C. S. Lewis on Evolution: It’s Sort of a British Thing

Yesterday’s post by David Williams takes a look at C. S. Lewis and what he had to say about evolution. Those familiar with Lewis’s writings will already be on board, though David points out a some things I think many will be interested in.

David’s post illustrates something I have come across on my own in interactions with Evangelicals over evolution: The Brits may talk funny and wrap their fried fish in newspaper, but they tend to be more chill when it comes to the Bible. I’ve had more than one British Evangelical plead with me not to align them with the American Evangelical obsession to distance the Bible from science or higher critical biblical scholarship. They have a point.

I was able to understand this American character trait a bit better after reading a 2009 essay by noted historian Mark Noll–a very readable and succinct essay, which I recommend with typical American overstatement and shocking display of enthusiasm. Briefly stated, Noll asks the question why American Evangelicals are so screwed up about the Bible–of course he puts it in very nice scholarly language. Noll has no fewer than 15 reasons that help define the uniquely American experience, ranging from medieval philosophy to moral upheaval in the 1960s.

Anyway, David’s essay offers a great sketch of what C. S. Lewis thought about evolution, and although some of Lewis’s views might raise other sorts of questions in the evolution/Christianity dialogue, American Evangelicals are on much safer ground–theologically, scientifically, and biblically–by paying close attention to what he says.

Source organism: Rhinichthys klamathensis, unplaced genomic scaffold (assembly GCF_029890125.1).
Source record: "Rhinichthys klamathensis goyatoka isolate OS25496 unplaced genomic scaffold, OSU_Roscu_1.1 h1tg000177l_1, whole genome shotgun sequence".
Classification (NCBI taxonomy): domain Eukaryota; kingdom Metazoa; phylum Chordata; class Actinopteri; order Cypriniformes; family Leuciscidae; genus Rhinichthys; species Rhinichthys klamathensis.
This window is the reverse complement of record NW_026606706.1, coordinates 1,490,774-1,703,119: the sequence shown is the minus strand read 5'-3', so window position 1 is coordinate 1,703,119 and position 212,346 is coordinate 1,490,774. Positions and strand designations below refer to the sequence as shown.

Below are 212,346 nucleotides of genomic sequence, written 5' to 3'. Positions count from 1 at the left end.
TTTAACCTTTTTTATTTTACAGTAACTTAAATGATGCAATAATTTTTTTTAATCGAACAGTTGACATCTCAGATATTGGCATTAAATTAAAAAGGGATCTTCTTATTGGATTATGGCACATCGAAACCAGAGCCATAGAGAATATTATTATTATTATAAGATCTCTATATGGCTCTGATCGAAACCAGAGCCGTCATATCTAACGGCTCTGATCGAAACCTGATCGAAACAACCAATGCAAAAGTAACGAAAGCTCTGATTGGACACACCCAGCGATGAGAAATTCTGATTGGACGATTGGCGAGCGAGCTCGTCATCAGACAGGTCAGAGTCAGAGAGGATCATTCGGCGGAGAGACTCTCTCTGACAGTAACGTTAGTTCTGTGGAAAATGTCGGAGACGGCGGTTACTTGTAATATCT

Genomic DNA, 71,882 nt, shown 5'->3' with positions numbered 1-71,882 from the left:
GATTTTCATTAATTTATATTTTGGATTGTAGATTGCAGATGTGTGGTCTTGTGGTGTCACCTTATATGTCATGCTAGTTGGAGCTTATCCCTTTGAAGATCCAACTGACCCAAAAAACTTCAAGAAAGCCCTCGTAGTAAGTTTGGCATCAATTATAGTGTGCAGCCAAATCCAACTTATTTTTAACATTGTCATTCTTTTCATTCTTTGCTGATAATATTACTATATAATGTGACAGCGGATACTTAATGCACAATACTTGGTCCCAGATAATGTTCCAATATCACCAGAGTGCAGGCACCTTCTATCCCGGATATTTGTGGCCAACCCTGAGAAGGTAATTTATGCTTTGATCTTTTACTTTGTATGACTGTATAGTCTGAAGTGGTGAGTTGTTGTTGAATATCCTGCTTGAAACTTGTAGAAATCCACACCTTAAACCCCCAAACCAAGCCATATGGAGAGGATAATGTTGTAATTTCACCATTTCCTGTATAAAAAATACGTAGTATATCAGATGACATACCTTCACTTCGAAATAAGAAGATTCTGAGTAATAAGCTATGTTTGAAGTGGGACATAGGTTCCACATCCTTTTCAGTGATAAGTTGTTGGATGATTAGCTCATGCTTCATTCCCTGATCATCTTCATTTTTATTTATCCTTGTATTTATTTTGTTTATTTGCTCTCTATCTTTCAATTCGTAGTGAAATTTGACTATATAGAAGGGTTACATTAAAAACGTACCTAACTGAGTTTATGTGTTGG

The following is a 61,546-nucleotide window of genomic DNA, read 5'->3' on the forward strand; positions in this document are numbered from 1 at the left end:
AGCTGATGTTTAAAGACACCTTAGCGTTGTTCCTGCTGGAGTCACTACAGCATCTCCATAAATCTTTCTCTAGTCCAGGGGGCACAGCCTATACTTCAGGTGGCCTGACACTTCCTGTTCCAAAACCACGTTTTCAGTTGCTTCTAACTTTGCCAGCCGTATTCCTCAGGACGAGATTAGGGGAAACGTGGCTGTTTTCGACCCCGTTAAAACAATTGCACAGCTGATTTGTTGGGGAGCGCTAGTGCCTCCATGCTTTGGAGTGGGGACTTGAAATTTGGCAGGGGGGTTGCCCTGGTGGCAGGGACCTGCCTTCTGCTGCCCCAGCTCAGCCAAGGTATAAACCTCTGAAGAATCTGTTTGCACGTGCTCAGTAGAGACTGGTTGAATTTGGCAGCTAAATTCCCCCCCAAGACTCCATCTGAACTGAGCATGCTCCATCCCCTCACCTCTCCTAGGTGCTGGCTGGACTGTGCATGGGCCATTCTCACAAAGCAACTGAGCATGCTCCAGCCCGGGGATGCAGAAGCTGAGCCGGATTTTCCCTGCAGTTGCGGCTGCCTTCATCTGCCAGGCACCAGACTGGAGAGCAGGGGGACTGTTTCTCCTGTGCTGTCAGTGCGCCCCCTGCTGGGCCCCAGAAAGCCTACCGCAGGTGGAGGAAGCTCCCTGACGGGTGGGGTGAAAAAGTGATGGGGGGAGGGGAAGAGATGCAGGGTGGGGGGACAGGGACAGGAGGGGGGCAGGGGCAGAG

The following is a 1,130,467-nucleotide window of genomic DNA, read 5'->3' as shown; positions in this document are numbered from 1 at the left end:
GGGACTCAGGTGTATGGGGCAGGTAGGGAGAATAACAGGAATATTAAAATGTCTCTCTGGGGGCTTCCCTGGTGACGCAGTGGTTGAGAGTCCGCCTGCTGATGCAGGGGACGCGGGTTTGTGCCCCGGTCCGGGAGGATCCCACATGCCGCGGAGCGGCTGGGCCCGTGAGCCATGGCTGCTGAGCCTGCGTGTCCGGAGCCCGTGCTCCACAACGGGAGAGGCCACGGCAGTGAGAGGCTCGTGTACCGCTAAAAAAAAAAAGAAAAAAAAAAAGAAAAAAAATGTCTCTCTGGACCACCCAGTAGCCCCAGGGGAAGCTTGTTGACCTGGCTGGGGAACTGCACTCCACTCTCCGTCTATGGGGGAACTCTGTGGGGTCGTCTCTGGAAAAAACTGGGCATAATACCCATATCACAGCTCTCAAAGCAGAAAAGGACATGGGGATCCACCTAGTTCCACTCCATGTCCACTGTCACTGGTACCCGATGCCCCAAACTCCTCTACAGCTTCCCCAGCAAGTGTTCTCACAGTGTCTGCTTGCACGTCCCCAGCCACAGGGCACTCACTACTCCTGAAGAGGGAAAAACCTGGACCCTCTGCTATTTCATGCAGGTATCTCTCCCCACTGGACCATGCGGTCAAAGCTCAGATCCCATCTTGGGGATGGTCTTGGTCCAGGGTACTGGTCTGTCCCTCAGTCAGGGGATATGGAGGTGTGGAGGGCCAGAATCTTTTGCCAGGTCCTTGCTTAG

It’s refreshing to hear what educated, faithful, thinkers like Lewis say when they are focused on understanding the Bible in our world rather than protecting it from our world.

  • alan White

    Hey Enns Just ease down on those comments about the British you dithering old heretic!!! or are you still sore about the war :-)

    • peteenns

      I know, Alan. I need to be more culturally sensitive. Perhaps I should have limited my comments to how we bailed you out in the war, the big one, WW2. :-)

  • Charles

    I recently watched a video series in which two guys squared-off on what C.S. Lewis believed about evolution on Biolas yt channel.

    http://www.youtube.com/playlistlist=PL2FE7D3DD008F48EE&feature=plcp

    By the end of it I couldn’t remember why I cared what Lewis believed about evolution, but there was at least one embarrassing “gotcha” moment that made it worth watching.

  • James

    I think we need, on both sides of the ocean, someone to write a good, up-to-date Theology of Evolution. This would involve relating the main tenants of evolution (still evolving) not only to theism but to the biblical narratives–in a sound theological manner. John Haught (God after Darwin, etc.) makes some strides in that direction though his approach may be suspect to some.

    • peteenns

      Excellent point, James.

  • Patrick

    In a limited sense, John Walton’s book is a start. If he’s accurate on the interpretation of Gen 1&2, the very act of creation we’re reading is lending itself to evolution and allows for not only that, but, a universe that pre existed this specific narrative which means the bible has nothing to say about YEC.

  • Simeon Beresford

    sadly we no longer wrap our fish and chips in newspaper.


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